Rental Listing Scams

Rental Listing Scams

RENTAL TIP:  Rental listing scammers are on the rise. Keep a close eye on your vacant properties.

Many of you know that there are people out there who will copy your listing and put it on other sites at a reduced rate. These thieves can be located anywhere in the world and with internet access, they can easily locate listed properties.

Once favorable listings are identified, these people copy your listing, paste it into their account, change the rental amount and then hit “Post” on their site.

Then, renters looking for a new place to live run across these ads and contact the scammer to see the property.  The scammer will tell interested parties to drive by and look at the house. Then, if the potential tenants like it, they are instructed to send the money for rent and the deposit through an app. Once the scammer receives the money, a locksmith is hired to go out to YOUR property and change the locks. The locksmith meets the new tenant at the property and then gives the keys to them.

The new tenant has moved into your property. You have no knowledge that any of this has happened. You also don’t have  a lease or any money from them.



These scammers are using COVID 19 as a reason to not allow access to the house and to not meet anyone in person. This seems to make more sense to potential tenants right now and they may be more willing to take a chance.


Tips To Protect Yourself:

  • Type up a note, preferably with your letterhead on it, and tape it in the window by the front door as well as at any other doors in the property.  The note needs to state who manages the property, along with your contact information. This will prevent a locksmith from changing the locks.  A note identifying the real owner also lets anyone who has been told to go look at the house who they should call because your contact information will be on the note.
  • Leave your business cards inside the house just in case. You might consider adding a flier holder to the property as well.
  • At least once a day, search for the address of your home in the Google search bar to see if it comes up anywhere else.  Make sure the listing is yours and that nothing has been changed.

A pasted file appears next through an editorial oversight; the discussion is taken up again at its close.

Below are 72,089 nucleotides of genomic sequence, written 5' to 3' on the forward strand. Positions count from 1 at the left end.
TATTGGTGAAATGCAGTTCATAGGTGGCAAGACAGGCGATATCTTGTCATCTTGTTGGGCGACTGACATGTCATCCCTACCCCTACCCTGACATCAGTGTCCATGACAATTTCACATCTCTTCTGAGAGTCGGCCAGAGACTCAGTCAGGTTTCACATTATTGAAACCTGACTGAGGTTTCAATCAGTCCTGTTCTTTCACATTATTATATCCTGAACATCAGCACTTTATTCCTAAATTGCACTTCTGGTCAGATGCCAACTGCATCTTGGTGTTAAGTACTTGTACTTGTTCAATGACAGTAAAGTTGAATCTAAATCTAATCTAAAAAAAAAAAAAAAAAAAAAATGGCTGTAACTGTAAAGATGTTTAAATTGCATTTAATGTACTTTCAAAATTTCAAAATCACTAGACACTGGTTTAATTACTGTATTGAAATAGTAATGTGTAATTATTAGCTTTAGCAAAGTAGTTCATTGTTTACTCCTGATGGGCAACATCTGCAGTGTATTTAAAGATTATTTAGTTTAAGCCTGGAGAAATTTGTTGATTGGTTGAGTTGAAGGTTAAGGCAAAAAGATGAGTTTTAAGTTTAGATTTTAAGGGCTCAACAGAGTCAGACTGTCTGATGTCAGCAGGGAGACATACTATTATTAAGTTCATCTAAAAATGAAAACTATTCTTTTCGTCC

• Physically visit your vacant property at least once a week to make sure no one has moved in and to check all windows and doors to make sure they are locked.
  • Make friends with your neighbors and let them know the house is for rent. Ask them to contact you if they notice any unusual activity.  Also let them know when the property has been rented.
  • If you use a lock box to grant access, aggressively change your lock box codes. I am changing mine every 48 hours.


The Victims

There are two victims here:  The Tenant and The Landlord.   I know of more than one case where a landlord showed up to check on a vacant home only to find that someone had moved in. These people who moved into the home fell victim to the scammer and paid someone else the reduced first month’s rent and the deposit.

This left the real owner of the home with a lot of issues. This owner didn’t get any of the money. The people who moved into the home hadn’t been screened and were probably paying less than what the owner wanted. The new tenant didn’t have the money to pay the real owner any more money.

This is a bad situation all around. Take the necessary precautions now so that you don’t become a victim as well.

How Do You Deal With This?

If you are faced with this situation, you will have to make some decisions.

Your options are:

  • Try to make this new tenant work.
  • Give them notice to vacate and see if they will voluntarily move out.
  • File and eviction and have them removed from the property.


Sometimes you can work with the new tenant.  This will require a new leas and in most cases, a rent increase. I would strongly recommend running a credit report on this tenant and following your normal process for approving a new tenant.  If this tenant meets your guidelines, then work with them. If not, then the tenant will have to move.  It is then a question of whether the tenant moves voluntarily or is set out.

Watch Your Properties

It is your job to keep a close eye on your properties but it is impossible to watch it at all times.  A security system would be ideal but is expensive.  Again, your neighbors can be your allies so be sure and enlist their help.  They almost always know what is going on and are usually happy to spy for you.  Have them contact you if they notice anything suspicious. Be sure and let them know when the house has been rented.